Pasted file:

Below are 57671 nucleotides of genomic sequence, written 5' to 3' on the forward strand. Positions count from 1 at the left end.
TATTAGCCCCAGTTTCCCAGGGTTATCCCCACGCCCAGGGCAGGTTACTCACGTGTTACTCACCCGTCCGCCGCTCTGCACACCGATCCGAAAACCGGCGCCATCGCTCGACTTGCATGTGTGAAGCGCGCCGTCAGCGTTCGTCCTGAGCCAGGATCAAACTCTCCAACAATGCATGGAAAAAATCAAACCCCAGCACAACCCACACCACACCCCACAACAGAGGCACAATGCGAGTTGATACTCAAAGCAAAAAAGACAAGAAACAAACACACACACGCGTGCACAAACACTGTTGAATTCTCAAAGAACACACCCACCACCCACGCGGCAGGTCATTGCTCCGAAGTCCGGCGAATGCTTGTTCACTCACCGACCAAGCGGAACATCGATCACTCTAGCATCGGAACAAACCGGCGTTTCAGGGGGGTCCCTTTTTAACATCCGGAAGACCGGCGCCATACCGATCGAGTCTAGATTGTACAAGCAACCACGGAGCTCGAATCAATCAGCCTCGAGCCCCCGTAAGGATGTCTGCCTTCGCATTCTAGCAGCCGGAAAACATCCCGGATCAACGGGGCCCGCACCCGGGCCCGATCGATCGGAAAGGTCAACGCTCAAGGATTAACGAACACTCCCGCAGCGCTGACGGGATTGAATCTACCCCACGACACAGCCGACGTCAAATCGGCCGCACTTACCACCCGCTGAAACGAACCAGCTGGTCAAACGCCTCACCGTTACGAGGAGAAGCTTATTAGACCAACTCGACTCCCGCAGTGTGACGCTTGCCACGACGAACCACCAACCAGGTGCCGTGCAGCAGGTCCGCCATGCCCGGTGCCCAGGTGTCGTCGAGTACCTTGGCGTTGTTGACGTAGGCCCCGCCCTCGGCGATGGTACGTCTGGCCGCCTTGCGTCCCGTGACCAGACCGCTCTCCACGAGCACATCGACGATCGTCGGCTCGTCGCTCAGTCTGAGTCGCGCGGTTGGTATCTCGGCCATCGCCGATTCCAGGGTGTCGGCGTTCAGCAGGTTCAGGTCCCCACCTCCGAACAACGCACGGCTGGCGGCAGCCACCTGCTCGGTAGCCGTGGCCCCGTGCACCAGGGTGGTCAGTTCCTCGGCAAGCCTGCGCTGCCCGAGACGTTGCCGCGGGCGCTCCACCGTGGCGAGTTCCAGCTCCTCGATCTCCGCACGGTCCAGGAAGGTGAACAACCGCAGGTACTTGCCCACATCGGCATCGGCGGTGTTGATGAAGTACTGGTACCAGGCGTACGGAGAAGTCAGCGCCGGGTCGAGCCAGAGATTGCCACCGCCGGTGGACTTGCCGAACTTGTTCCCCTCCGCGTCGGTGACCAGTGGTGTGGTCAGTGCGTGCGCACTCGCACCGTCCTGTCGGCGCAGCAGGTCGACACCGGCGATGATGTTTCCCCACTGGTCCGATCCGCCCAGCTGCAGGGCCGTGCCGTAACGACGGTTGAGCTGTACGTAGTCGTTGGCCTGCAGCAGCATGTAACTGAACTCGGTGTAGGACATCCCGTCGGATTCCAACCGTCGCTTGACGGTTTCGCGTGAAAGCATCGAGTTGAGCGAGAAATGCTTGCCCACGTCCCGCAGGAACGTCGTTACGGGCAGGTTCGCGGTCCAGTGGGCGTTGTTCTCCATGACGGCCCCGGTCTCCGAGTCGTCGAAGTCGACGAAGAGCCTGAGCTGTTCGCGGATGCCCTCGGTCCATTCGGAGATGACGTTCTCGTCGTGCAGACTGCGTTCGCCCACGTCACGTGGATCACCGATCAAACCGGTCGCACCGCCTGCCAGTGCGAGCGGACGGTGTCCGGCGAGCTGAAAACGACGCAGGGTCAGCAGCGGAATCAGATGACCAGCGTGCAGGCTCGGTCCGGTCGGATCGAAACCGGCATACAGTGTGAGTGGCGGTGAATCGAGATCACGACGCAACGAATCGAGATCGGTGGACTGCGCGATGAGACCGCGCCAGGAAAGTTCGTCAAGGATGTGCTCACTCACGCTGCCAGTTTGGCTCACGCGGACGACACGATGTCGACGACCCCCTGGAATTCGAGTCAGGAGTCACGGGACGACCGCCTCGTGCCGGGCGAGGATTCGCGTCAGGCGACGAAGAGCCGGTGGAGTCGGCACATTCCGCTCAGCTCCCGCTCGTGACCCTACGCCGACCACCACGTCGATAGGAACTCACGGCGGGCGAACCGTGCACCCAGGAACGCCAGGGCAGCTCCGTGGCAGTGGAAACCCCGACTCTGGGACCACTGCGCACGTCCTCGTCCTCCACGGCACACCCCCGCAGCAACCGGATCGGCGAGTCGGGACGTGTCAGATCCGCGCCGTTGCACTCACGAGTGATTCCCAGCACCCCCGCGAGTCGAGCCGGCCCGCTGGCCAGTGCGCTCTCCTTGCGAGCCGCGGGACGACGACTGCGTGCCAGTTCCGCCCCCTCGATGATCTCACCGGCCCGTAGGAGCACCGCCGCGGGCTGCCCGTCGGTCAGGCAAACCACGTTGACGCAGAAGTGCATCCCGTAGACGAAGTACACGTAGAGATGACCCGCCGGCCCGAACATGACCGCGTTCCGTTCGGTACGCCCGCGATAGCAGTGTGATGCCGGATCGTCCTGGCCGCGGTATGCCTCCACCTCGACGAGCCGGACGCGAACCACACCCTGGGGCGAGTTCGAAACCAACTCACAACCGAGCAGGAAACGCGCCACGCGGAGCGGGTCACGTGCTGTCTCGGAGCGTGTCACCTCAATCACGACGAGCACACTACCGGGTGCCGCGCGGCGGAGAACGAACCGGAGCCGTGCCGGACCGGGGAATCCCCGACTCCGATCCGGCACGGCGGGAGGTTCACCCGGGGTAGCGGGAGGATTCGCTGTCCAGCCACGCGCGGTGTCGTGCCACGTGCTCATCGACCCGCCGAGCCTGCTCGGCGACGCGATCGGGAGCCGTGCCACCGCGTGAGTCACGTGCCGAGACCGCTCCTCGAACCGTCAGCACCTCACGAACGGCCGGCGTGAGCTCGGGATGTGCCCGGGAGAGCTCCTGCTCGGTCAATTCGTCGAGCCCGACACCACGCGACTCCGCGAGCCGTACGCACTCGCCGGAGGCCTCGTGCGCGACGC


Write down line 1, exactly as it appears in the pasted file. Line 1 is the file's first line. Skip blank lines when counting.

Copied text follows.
Below are 57671 nucleotides of genomic sequence, written 5' to 3' on the forward strand. Positions count from 1 at the left end.